A Different Kind of Milestone: Watching Babies Think
If you’ve ever seen the 1989 movie Look Who’s Talking you’ll remember the infant, Mikey, whose thoughts are voiced from the moment one sperm leaves the donor and beats out the other sperm to fertilize the egg, creating a fabulous little boy. Unfortunately Mollie has been dumped by the baby’s father and Mikey is determined to have a Dad. He sees possibilities in Jake, the cab driver who befriends Mollie and becomes Mike’s sitter. For most of the movie we know Mikey is thinking because he is voiced over admirably by Bruce Willis. But we really KNOW what Mikey is thinking by his facial expressions, eye movements, and perfectly timed emotional outbursts. Despite his youth, he uses every infant strategy imaginable to successfully orchestrate a love story between his single mother and the cab driver.
When I watch this movie I am reminded by how much thinking actually goes on in a baby’s head long before any words come out of his mouth. While most baby books include maturational milestones, not many mention what to look for in order to see how your baby’s brain is developing. I think it’s just as important to consider the intellectual milestones too; identifying those moments when Baby says “Whoa! I get it!”
Observing babies as they think takes you on an interesting tour. You will see how each little layer of information piles on until your baby is capable of showing you what he can do. Take the art of recognizing different voices, for example.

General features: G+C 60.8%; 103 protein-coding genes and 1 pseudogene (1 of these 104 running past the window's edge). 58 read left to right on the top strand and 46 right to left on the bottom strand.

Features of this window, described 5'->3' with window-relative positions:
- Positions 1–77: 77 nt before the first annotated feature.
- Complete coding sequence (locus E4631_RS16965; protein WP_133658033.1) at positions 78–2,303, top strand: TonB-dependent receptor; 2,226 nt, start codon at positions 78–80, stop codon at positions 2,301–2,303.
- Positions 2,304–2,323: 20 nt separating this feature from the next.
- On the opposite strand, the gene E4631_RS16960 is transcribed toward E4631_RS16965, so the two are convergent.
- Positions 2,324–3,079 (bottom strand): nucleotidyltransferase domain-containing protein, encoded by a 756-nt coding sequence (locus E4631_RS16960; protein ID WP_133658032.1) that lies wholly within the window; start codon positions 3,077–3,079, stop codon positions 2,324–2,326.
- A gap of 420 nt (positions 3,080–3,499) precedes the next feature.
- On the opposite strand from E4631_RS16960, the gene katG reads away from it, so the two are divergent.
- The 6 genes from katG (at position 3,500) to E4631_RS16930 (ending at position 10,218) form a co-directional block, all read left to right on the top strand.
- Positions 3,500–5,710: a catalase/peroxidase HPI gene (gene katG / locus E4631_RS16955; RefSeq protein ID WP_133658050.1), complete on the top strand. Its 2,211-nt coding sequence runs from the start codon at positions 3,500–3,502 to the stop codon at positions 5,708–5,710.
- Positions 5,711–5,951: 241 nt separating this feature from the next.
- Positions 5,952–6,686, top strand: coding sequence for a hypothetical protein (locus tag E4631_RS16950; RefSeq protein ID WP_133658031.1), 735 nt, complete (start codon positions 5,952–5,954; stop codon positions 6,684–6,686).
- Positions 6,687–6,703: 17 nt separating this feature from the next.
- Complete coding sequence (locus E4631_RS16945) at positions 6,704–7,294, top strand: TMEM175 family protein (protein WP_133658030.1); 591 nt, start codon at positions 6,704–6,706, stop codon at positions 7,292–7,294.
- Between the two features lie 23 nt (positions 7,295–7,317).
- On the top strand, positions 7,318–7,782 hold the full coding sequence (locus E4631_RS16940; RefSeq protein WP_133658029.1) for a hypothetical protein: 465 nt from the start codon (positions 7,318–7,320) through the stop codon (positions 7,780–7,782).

Your baby learns to recognize Mommy’s voice first because he’s heard it during the prenatal period. Then he recognizes that there is another voice and will frown or blink as if to say “what is that?” He might turn his head to see the mouth and face that makes the voice. Pretty soon it’s clear after repeated hearings he can distinguish the voice of his father as specifically different as the voice of his mother, and other men.
It’s really interesting to see another big moment, around 2 – 3 months of age, when your baby discovers that he actually OWNS his arms and legs. Maybe you noticed the day when your baby showed a surprised facial expression when his hand crossed his line of vision. Or later, when he would just lay around and look intently at his hands. Your baby is figuring out “how can I make this thing appear and disappear?” Then, certain that he controls the motion, realizes “Wow, I can do this whenever I want.”
Next comes intentional reaching, grabbing, and pulling. These hand movements signal the real beginning of the journey that links thought to intentional action. And before you can blink, he’s pulling off your earrings, or extending his arm beyond his reach because he wants to pull those doo-dads off his mobile. Pretty soon, you know that he will try almost anything to grab what he wants. So what’s next? Turning over so he can get his favorite rattle. Your baby is telling you through thought linked to action, “Look Ma! I can do it!”